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Submitted by ajalon on 29 March 2010 - 11:34am
There are some operational features you might consider implementing: stepwise or continuous control, speed control, and undo/redo.
The fundamental operation of an AV is to display a series of events. Depending on how long and involved the series is, and how much the user has to understand, the user might need more or less control over the pacing. For example, if the "event" is just the movement of an object from one position to another, this might be conveyed by a smooth animation. Such "small scale" animations should be controlled by a speed control so that the user can make the animation go fast or slow. Learners can slow down the difﬁcult parts; educators making a presentation can scale the speed to their speech. Everyone gets bored with watching the same thing over and over if goes too slow.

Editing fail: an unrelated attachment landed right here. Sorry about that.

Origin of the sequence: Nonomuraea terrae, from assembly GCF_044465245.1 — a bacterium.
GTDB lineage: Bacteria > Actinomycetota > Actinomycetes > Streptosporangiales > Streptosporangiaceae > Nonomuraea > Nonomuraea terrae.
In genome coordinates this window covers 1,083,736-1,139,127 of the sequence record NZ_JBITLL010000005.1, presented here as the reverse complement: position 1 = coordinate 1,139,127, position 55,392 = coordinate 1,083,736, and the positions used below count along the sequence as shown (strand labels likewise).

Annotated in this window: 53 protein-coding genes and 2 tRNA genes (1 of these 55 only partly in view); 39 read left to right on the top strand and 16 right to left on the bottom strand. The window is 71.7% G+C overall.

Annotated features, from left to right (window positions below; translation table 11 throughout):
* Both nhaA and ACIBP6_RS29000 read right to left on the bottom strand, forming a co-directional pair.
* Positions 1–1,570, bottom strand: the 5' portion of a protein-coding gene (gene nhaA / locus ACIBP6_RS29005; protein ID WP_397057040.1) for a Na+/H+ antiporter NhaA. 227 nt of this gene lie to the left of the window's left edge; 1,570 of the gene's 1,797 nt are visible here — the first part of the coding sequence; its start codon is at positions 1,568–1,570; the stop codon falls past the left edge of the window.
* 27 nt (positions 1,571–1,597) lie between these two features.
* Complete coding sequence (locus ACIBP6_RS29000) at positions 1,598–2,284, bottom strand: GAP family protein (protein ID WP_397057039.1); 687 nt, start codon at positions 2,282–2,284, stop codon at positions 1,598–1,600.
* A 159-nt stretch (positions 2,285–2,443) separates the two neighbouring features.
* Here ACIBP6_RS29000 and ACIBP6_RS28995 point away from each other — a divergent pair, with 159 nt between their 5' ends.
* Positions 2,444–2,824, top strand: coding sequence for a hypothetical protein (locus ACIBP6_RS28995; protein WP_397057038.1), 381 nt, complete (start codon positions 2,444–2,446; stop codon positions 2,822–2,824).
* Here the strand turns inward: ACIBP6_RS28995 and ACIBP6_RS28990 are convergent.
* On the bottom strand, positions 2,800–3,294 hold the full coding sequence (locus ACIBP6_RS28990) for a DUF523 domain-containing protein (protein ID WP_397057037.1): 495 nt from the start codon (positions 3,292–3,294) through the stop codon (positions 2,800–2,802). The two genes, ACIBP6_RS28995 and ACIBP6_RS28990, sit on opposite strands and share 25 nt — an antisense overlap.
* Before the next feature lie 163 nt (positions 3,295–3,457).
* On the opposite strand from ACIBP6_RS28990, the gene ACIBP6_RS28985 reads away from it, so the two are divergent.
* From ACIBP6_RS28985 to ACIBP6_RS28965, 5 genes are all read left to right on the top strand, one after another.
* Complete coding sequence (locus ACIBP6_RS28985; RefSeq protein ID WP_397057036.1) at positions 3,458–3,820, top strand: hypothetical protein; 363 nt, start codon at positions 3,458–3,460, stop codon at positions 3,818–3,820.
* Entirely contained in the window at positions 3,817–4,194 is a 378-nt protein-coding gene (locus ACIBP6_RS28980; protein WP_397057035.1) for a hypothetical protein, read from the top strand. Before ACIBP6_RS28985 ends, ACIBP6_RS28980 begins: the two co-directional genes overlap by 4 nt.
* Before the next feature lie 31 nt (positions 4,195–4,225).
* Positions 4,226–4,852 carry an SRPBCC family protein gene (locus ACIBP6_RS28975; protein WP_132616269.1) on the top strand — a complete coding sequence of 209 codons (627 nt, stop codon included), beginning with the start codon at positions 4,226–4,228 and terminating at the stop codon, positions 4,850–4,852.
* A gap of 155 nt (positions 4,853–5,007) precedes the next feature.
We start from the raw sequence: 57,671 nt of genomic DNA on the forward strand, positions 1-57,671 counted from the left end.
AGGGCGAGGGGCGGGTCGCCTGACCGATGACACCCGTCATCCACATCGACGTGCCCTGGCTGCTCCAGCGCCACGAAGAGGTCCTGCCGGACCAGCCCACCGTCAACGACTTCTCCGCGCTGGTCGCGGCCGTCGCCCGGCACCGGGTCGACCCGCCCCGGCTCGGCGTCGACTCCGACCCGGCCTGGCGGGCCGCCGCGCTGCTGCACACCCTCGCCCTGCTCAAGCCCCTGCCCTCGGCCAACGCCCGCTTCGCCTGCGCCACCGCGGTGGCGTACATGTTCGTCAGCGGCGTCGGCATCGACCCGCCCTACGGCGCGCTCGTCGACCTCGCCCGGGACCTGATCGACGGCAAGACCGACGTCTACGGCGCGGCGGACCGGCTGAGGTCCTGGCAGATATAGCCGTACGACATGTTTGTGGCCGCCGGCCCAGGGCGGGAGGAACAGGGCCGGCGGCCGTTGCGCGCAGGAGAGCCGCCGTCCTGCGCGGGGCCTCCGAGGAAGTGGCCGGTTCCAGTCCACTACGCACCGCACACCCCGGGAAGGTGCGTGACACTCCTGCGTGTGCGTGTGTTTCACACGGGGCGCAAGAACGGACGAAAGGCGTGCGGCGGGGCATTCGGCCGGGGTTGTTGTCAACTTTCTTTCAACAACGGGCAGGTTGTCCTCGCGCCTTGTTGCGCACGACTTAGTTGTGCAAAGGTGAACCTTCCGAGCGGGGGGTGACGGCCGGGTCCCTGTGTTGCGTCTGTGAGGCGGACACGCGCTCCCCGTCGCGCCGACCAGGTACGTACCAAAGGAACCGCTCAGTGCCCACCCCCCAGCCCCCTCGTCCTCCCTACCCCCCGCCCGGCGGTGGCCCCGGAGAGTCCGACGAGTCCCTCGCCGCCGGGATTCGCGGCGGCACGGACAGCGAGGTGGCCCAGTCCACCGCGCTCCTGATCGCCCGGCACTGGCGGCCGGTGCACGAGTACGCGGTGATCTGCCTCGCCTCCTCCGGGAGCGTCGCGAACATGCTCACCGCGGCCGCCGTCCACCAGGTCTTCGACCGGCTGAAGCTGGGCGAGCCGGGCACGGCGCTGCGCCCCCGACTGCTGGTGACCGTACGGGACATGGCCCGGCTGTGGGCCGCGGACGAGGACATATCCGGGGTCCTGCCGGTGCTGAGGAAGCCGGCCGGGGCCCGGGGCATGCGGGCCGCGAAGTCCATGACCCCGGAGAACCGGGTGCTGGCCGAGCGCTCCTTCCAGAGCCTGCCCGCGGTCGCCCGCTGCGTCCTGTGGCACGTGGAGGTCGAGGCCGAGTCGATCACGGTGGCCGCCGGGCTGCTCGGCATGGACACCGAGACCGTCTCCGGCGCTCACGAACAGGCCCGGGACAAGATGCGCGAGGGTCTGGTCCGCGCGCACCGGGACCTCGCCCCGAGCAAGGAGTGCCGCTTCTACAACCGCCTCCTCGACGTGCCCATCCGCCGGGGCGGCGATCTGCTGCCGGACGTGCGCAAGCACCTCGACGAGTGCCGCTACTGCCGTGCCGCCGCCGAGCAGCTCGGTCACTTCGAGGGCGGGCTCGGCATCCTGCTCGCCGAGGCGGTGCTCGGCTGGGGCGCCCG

Stepwise vs. Continuous Operation
When a longer series of events is presented, particularly if they contain key content that the user is meant to understand, then it becomes important to give the user control over the pacing of the presentation. The most extreme case is when the "series of events" is the entire algorithm or operation. Many AVs of the past were essentially movies, which gave the user no interaction or control other than the speed of the interaction. In general, the potential of AVs is best realized when users are more engaged, and in control of the information ﬂow. Being able to control the pace might not seem terribly interactive, but it is a crucial step toward engagement. User studies (see Saraiya 2004) show that there is a signiﬁcant improvement in learning outcome when an animation is broken into pieces by providing a "next" button" to let the user move from step to step at their pace.
As with all human-computer interactions, undo and redo are nice features to include where appropriate. Especially if you allow user-entered data, at least one level of undo would be ideal.